Security Sector Reform
Syrians know the large impact the present Syrian security apparatus makes on their political, social, and economic life. Therefore, the dismantling and rebuilding of this apparatus is considered, without exception, a vital priority for all Syrians. Therefore, the Security Sector Reform Working Group formulated a vision for the future security system, so that it will be coordinated with the new reality resulting from the revolution. The Syrian Expert House recognizes the necessity of forming a national security council, under the leadership of the ministers of defense and the interior, and the heads of the army and internal security forces. These security apparatuses must be dissolved, and some of them should merge with a new civilian security apparatus. The internal security forces apparatus should be restructured, with a focus on its professionalism, alongside the formation of cleansing committees, in order to rid the security apparatus of guilty, corrupt, and incompetent staff members.
Regarding the challenges of building a new national army in Syria, there were extensive discussions about its composition and the structuring of the general staff. The various leaders and representatives of military units in the Free Syrian Army gave a briefing to the Syrian Expert House of the situation in the field in their fronts, which included a full explanation of the liberated and non-liberated areas, alongside a description of the fighting formations from the numbers, capabilities, and the formations’ names standpoints. There was an extensive discussion about the reality on the ground in the various fronts, the role of the general staff, and the possibility of raising the standard of military work and increasing coordination between the fighting formations and the fronts. In addition, some of the defected high-ranking officers made comments about the formation of the general staff and its framework. They demanded that all the battalions and brigades that are active on the ground coordinate with them in order to form the nucleus of a modern national army in the future. Clear basics for the building a modern army would be established, including practical mechanisms for disarmament upon completion of the armed struggle and the beginning of transitional operations. In addition, modern and advanced training programs must be put in place for the military cadres belonging to the Syrian armed forces after the fall of the regime. This would guarantee a high level of professionalism and a sound belief in the protection of the country and its citizens.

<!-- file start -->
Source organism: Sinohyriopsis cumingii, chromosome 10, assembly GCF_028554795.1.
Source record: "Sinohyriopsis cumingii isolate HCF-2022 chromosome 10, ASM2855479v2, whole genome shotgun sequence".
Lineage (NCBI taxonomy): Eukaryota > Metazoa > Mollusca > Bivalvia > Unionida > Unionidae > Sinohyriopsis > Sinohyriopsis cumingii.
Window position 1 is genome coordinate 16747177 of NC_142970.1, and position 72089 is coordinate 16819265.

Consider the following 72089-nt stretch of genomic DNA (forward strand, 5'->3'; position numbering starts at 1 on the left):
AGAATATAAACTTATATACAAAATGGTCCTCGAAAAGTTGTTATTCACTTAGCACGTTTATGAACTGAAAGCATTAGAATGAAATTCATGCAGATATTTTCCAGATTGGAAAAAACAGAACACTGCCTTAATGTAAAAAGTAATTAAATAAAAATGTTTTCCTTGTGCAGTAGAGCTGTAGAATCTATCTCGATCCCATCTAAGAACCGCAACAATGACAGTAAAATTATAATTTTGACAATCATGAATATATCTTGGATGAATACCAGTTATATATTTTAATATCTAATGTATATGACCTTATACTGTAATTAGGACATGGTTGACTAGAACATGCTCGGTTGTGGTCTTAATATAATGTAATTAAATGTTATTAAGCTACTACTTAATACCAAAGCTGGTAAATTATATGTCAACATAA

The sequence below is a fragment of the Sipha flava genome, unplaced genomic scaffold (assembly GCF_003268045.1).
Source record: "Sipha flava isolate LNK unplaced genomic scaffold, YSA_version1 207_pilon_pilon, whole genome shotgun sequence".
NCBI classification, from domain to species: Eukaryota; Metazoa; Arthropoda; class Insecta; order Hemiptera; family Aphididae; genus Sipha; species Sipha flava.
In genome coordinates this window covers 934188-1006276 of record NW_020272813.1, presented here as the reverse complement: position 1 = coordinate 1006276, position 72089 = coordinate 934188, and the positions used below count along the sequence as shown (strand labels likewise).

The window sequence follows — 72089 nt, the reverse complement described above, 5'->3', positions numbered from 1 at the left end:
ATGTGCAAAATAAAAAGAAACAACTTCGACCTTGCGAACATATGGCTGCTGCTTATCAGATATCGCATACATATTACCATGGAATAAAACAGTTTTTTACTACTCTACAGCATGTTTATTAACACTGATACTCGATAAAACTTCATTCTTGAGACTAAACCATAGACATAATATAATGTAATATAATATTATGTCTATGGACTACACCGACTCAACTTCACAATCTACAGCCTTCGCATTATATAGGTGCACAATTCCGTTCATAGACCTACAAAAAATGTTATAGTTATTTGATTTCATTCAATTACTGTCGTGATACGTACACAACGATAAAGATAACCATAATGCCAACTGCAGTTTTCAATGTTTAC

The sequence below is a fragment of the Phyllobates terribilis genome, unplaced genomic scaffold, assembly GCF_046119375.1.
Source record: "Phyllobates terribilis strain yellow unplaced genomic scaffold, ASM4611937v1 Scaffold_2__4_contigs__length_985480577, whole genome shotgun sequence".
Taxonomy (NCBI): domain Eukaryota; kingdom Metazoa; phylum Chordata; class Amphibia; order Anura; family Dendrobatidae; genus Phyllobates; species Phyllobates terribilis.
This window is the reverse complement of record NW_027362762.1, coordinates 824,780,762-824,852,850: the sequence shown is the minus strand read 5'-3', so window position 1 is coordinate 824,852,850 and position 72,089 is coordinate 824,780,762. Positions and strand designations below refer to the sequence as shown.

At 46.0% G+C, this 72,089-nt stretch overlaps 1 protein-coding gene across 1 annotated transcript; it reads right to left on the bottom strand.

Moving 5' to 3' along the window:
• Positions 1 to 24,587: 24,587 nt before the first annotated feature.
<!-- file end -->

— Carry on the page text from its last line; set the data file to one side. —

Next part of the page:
For further recommendations, please see Syria Transition Roadmap.
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Major General Mohamed Hussein al-Hajj Ali
Major General Mohamed Hussein al-Hajj Ali, the team leader of this group, graduated with the rank of lieutenant general from the Military Academy in 1978. In 1981, he was transferred to the Supreme Military Academy, where he was appointed as a trainer. Between 1984 and 1985, he earned a diploma in political guidance from the Lenin Academy in the former Soviet Union. In 1986, he attended a chief battalion commander course at the College of Infantry in Aleppo, in addition to a Command Staff course at the Supreme Military Academy between 1989 and 1991. He attended Nasser Higher Military Academy in Egypt from 1993 to 1994.
He aided in the establishment of the National Defense College of the Supreme Military Academy in Damascus in 2000 and served as a trainer there until 2005, when he was appointed commander of the Mechanized Brigade. He then served as director of the National Defense College from 2008 until his defection from the Syrian Army on August 2, 2012. He received a diploma in public administration from the University of Damascus and a Ph.D. in national defense from Nasser Higher Military Academy in Egypt.
Dr. Hasan Jobran
Dr. Hasan Jobran, the senior researcher for this group, is the head of the Research and Studies Office of the Free Syrian Academics Union in Gaziantep, Turkey. Previously, he was the vice dean of the Faculty of Arts and Humanities for Scientific Affairs at Aleppo University. He has held positions at a number of universities and was a project advisor for the Syria 2025 project administered by the United Nations Development Program in 2006. He received a doctorate in the sociology of development and social change and a master’s degree in sociology, both from Damascus University.